For example, once you've gone through the State portion, revisiting it at any point takes you straight to the end, without allowing you to review the information. If you want to change something, you need to get to a very specific page and click "Topic List", then "What's new for 2006. If you click on the topic named "State Interview", it completely skips to the end of the State Interview. Makes a lot of sense, eh? Also, checking certain boxes will generate certain forms or worksheets that will not be deleted if you go back and uncheck them, which causes the Error Check feature to freak out and tell you that you have 9000 errors because the form is blank. Also, due to the way Turbotax calls on some functions (namely XML) if it doesnt like your XML configuration, it will randomly give you errors and there's essentially no way you'll be able to use the Desktop version without reinstalling your OS or IE.

Online is more of the same, but with even more lovable "features". If you check one of those boxes that I mentioned above, and it generates a form, if it's in the state interview, there's no way to delete it; it's stuck there forever. You can delete the entire state and start again, or we can import the data into the Desktop version to remove it. Also, some pages simply refuse to load in either Firefox and IE. Short of ripping and fully reinstalling windows or drastically modifying internet settings (something most of the agents wouldn't even know how to do) the only option is to switch browsers. Simple fix, but it shouldn't be necessary.

This all being said, the bottom line is that Turbotax calculates things wonderfully but is lacking in most other areas. When this story 'broke', all of us agents were told basically to keep our mouths shut and if any customer had any questions beyond us telling them that we were fixing the issue, to foreward their request to the Corporate Office.

I've seen customers do some very retarded things, both in trying to access their account and enter or manipulate data. Is it possible that this was a one-time isolated incident? If someone was able to stumble on this information on accident, how hard would it be to do deliberately? The page with Vault access has been up for almost 5 months and this was only recently discovered, has it been abused before? I don't know the answers to these questions, but I don't get a fuzzy feeling thinking about them. People should know if their data was possibly compromised, but I don't blame them for trying to keep it quiet. In this day and age of information security and data protection, it's in their best interests to prevent everyone who efiled 75 million returns from knowing that doing so may expose their private information.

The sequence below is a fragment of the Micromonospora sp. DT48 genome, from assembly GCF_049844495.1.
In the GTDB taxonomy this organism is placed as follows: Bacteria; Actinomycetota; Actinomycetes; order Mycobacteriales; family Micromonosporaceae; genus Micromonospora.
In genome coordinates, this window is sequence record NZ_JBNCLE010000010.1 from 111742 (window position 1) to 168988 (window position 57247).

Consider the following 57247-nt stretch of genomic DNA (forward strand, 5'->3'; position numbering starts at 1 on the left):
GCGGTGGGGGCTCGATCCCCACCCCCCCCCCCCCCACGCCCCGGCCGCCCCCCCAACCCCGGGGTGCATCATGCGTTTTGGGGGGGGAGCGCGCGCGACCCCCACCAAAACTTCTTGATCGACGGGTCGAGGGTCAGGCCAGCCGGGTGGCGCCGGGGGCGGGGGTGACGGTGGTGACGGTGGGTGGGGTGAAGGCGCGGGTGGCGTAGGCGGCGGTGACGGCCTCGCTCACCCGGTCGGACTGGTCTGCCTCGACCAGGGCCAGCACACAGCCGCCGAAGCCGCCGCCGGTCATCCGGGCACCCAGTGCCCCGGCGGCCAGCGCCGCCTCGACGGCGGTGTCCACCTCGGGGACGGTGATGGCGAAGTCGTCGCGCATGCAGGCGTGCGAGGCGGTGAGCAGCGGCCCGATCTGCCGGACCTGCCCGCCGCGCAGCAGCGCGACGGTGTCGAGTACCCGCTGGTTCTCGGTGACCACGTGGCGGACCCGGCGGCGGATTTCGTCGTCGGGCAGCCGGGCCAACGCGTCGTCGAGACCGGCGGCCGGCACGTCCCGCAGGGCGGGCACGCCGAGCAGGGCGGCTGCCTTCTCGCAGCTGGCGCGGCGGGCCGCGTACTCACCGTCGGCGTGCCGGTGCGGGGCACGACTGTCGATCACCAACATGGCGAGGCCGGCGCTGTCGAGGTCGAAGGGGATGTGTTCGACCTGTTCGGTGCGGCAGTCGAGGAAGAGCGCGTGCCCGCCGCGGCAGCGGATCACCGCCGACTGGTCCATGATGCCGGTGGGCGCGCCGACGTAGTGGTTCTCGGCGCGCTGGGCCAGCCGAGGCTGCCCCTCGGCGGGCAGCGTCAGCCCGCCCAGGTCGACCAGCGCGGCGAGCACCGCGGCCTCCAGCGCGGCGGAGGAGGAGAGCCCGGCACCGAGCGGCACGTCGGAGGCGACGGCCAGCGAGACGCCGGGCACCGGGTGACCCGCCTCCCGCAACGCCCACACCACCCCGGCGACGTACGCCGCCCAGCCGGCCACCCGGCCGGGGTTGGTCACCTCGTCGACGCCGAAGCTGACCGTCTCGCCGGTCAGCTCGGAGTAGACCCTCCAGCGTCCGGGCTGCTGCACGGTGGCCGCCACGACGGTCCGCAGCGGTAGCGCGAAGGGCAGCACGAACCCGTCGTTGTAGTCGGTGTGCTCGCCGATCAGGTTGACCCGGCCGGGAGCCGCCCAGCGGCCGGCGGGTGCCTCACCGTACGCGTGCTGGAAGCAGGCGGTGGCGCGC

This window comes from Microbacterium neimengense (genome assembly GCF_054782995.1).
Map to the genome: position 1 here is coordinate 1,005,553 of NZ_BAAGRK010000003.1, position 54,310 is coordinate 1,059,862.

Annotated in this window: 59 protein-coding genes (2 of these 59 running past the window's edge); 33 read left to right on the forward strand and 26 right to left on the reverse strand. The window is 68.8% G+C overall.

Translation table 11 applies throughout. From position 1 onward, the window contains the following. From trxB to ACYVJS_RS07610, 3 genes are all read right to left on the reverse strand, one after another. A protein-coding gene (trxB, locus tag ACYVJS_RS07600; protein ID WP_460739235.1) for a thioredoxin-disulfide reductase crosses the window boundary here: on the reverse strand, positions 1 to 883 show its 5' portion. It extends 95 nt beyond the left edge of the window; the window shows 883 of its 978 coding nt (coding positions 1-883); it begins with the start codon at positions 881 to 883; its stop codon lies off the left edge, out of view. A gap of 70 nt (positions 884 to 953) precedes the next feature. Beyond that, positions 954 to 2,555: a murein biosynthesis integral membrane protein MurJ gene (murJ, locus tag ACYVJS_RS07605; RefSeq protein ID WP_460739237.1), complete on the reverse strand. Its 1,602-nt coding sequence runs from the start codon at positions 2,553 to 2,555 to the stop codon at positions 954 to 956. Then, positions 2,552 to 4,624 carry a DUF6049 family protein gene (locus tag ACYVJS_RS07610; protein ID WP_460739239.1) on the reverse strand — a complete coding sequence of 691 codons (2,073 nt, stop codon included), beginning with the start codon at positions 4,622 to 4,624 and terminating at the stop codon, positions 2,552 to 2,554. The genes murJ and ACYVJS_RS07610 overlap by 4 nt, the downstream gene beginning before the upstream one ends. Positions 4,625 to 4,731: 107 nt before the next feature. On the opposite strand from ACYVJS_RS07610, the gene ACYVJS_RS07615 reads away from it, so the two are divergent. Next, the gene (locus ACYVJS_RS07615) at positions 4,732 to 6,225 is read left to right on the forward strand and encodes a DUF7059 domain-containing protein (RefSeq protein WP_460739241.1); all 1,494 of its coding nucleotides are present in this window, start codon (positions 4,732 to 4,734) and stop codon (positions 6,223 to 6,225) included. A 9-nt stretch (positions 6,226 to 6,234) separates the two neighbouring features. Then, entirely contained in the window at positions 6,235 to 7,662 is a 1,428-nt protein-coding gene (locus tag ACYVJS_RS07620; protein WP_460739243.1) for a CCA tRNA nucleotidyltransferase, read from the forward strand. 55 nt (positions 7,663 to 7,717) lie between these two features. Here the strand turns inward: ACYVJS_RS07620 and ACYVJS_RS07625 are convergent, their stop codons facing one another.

The "FAQ" that they created can be accessed somewhat easily by clicking on the "Your Data is Protected" button on the front page and then clicking on "Learn More". It's on the bottom of the page and doesn't really answer any questions. It's cleverly hidden enough to the point that you can find it, but you probably won't find it unless you go looking.

Take it as you will.

My advice is to avoid the Online version. It's functionally crippled compared to the desktop (No ability to manipulate the forms or worksheets - this is invalueable in troubleshooting alleged calculation issues) and while the online version will save your data in the vault, this apparently exposes your data unnecessarily. E-filed returns through the desktop version are simply handed off to the IRS and not retained by Intuit in any manner, only stored locally and with the IRS.

TurboTax and Security (1)

bmeighan (942088) | more than 7 years ago | (#18704851)

There is a post on the TurboTax site (http://turbotax.intuit.com/tax_products/turbotax_ advantages/secure.jhtml;jsessionid=FQK0HSUDKCVCMCQ IAURRYUQKBACREF4K [intuit.com] ) disclosing and providing more facts on this issue. The issue does NOT affect the TurboTax Online application. Bob Meighan VP, TurboTax

Re:TurboTax and Security (1)

PetManimal (987201) | more than 7 years ago | (#18706651)

I am a long-time user of TT software (CD ROM version, and for the past four years, the Web version). I was always a little suspicious of your company's promises about security [computerworld.com] and now I can see that I was right to be skeptical.

So Bob, could you clarify exactly what happened with this customer in Nebraska? You said that the vulnerability does not affect the TurboTax Online application, yet the user in Nebraska says she was able to access other people's returns using your online service, and one of your employees has confirmed [networkworld.com] the incident.

Can you definitely confirm that NO ONE besides these three people were affected? Or do you just assume no one else was affected, because no one else reported this flaw? Do you have log files or other records which would be able to definitely confirm whether anyone else's record was viewed?

Also, a user on this thread reports that he noticed some poor security practices [slashdot.org] that your company had in place in its communications and policies earlier this year; is the Nebraska incident related to this? Did Intuit address the concerns that he brought up (he says no one ever got back to him)?